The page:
Viacom shows new exec Dolan the money
NEW YORK — Incoming Viacom exec VP and chief financial officer Michael Dolan, who will play a key role when the conglom splits in two, has secured a pay package for 2005 that includes a $1.5 million salary, a cash bonus at least that large and stock awards worth $3 million.
Dolan’s four-year contract took effect on Monday, when he arrived at Viacom in the exec VP slot, according to a filing late Tuesday with the Securities and Exchange Commission. He’ll assume the duties of CFO on May 11, when Richard Bressler exits.
But Dolan’s job probably won’t stay the same for long.
At a meeting Tuesday, the Viacom board continued discussing a plan to pump up shareholder value by spinning off Paramount Pictures and most cable nets into a new “growth” company.
Dolan, a veteran ad exec, would serve as CFO of that company, which doesn’t yet have a name, but will be led by Viacom co-prexy/co-chief operating officer Tom Freston.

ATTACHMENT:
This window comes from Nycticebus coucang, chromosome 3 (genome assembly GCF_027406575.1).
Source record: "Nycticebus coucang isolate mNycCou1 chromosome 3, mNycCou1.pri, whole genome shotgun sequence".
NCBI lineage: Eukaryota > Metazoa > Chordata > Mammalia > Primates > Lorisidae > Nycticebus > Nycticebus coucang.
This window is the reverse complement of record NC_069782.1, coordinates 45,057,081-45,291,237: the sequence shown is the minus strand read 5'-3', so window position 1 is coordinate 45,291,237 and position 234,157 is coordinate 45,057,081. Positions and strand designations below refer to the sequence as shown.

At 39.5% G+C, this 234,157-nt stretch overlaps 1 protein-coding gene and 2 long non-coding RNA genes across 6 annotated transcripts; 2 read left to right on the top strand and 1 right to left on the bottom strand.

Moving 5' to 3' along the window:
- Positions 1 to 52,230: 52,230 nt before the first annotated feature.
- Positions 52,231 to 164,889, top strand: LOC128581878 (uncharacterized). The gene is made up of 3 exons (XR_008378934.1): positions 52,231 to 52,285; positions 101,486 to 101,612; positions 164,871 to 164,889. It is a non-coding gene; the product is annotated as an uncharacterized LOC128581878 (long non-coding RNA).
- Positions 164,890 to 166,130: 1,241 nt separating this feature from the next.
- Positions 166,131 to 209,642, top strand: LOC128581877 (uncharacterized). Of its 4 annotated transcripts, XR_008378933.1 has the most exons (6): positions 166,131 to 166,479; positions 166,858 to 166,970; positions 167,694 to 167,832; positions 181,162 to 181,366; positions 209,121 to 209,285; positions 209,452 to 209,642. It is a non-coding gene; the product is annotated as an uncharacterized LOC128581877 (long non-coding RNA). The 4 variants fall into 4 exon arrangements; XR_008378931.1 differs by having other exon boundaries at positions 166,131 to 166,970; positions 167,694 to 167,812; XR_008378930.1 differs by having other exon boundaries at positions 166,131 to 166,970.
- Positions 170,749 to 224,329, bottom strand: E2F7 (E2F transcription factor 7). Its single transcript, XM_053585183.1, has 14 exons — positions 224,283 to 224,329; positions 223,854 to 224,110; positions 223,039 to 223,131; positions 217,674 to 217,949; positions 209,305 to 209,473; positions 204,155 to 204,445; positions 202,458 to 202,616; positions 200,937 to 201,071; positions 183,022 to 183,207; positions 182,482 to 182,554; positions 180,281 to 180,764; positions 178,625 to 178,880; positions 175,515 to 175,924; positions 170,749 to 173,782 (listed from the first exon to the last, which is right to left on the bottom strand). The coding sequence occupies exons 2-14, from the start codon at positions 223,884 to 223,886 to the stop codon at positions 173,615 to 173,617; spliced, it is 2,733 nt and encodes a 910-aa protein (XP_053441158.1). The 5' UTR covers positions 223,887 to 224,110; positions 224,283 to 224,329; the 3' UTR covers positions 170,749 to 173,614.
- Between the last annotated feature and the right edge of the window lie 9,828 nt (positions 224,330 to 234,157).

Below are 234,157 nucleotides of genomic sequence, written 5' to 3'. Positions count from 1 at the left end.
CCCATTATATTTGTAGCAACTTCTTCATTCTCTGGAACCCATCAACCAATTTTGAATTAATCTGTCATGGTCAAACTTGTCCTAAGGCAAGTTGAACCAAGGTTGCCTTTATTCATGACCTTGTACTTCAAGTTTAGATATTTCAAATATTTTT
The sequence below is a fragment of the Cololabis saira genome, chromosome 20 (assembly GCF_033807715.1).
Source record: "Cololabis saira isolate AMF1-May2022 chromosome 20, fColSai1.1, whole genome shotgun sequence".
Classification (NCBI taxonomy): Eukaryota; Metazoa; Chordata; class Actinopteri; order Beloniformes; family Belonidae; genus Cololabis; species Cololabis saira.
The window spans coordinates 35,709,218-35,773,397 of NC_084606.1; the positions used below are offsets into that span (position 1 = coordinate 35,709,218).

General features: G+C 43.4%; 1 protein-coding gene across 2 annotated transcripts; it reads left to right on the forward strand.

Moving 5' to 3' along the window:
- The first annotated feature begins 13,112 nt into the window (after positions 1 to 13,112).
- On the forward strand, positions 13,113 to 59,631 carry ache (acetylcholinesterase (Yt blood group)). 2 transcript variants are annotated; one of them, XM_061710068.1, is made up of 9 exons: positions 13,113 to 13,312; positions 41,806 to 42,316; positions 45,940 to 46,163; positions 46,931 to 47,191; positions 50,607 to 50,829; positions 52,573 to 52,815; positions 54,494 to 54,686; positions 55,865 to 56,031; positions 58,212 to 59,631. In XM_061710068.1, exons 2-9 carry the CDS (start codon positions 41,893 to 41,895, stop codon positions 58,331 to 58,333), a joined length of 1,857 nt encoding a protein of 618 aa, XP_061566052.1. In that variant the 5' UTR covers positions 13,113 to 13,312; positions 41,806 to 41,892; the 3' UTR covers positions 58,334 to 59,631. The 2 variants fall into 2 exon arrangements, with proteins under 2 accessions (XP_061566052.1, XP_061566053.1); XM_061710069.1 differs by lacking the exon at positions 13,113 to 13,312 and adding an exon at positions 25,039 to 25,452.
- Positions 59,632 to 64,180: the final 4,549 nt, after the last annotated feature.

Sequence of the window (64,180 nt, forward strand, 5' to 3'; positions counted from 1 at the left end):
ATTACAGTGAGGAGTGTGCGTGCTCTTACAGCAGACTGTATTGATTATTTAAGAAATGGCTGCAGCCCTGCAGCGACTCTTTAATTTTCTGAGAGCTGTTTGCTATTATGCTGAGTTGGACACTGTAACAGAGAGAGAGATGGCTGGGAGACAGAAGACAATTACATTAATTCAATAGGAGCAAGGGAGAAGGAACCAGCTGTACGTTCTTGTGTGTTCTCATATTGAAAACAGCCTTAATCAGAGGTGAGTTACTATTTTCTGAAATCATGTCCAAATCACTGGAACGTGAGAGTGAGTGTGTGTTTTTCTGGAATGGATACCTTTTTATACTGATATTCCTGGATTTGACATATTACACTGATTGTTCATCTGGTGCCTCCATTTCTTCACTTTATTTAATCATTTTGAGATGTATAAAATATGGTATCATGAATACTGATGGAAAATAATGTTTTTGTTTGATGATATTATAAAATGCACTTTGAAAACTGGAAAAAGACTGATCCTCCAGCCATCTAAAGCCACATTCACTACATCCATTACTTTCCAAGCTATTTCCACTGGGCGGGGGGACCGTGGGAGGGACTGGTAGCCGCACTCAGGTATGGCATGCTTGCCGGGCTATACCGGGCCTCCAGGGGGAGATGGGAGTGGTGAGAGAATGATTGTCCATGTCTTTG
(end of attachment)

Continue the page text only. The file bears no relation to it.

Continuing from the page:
Fred Reynolds, the one-time CFO of Viacom and CBS who now runs the conglom’s TV station group, has already been tapped to serve as CFO of the “value” company, which will be led by Viacom co-prexy/co-chief operating officer Leslie Moonves.
Moonves’ domain will include CBS and UPN plus radio stations, outdoor advertising, Showtime and Simon & Schuster.
The Viacom board didn’t take a vote Tuesday, although it’s on track to do so sometime this quarter.
According to the SEC filing outlining Dolan’s contract, he will receive a $1.25 million base salary and deferred salary of $250,000, to be paid next January.
He also is eligible for a cash bonus equal to at least 100% of his salary, in addition to the $3 million stock award grant. At least $900,000 of the stock award must come in the form of restricted shares.
Dolan will also receive a car allowance and insurance for one vehicle.
Bressler, who announced in January that he would be leaving the company, took home a $1.2 million salary last year, a $5.5 million bonus and 400,000 stock options valued at $7.4 million.
During Dolan’s tenure as chair-CEO of WPP’s Young & Rubicam, the firm showed dramatic financial improvement and completed a number of major transactions, including an IPO in 1998 and the company’s sale to the WPP Group in 2000.